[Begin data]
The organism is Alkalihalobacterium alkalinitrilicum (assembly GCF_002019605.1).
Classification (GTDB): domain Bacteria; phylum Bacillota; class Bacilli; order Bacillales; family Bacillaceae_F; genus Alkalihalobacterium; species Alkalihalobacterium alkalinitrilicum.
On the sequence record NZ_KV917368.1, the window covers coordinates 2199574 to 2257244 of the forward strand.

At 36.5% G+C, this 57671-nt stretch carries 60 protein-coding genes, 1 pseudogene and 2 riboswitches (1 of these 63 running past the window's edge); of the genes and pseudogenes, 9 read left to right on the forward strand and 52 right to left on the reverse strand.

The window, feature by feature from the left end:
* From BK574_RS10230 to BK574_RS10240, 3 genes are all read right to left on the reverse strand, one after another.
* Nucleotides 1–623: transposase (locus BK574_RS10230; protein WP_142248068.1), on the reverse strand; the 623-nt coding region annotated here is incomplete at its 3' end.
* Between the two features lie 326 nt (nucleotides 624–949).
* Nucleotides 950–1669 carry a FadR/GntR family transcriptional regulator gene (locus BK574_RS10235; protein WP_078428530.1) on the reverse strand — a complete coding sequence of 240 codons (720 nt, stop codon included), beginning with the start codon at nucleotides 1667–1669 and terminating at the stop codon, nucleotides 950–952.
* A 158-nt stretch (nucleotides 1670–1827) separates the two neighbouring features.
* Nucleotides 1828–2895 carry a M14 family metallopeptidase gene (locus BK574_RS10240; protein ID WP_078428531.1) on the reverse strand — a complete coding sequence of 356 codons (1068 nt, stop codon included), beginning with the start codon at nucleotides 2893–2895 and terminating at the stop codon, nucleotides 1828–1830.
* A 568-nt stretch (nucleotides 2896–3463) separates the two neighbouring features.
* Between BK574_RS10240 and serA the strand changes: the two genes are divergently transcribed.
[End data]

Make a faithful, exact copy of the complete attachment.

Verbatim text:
The organism is Alkalihalobacterium alkalinitrilicum (assembly GCF_002019605.1).
Classification (GTDB): domain Bacteria; phylum Bacillota; class Bacilli; order Bacillales; family Bacillaceae_F; genus Alkalihalobacterium; species Alkalihalobacterium alkalinitrilicum.
On the sequence record NZ_KV917368.1, the window covers coordinates 2199574 to 2257244 of the forward strand.

At 36.5% G+C, this 57671-nt stretch carries 60 protein-coding genes, 1 pseudogene and 2 riboswitches (1 of these 63 running past the window's edge); of the genes and pseudogenes, 9 read left to right on the forward strand and 52 right to left on the reverse strand.

The window, feature by feature from the left end:
* From BK574_RS10230 to BK574_RS10240, 3 genes are all read right to left on the reverse strand, one after another.
* Nucleotides 1–623: transposase (locus BK574_RS10230; protein WP_142248068.1), on the reverse strand; the 623-nt coding region annotated here is incomplete at its 3' end.
* Between the two features lie 326 nt (nucleotides 624–949).
* Nucleotides 950–1669 carry a FadR/GntR family transcriptional regulator gene (locus BK574_RS10235; protein WP_078428530.1) on the reverse strand — a complete coding sequence of 240 codons (720 nt, stop codon included), beginning with the start codon at nucleotides 1667–1669 and terminating at the stop codon, nucleotides 950–952.
* A 158-nt stretch (nucleotides 1670–1827) separates the two neighbouring features.
* Nucleotides 1828–2895 carry a M14 family metallopeptidase gene (locus BK574_RS10240; protein ID WP_078428531.1) on the reverse strand — a complete coding sequence of 356 codons (1068 nt, stop codon included), beginning with the start codon at nucleotides 2893–2895 and terminating at the stop codon, nucleotides 1828–1830.
* A 568-nt stretch (nucleotides 2896–3463) separates the two neighbouring features.
* Between BK574_RS10240 and serA the strand changes: the two genes are divergently transcribed.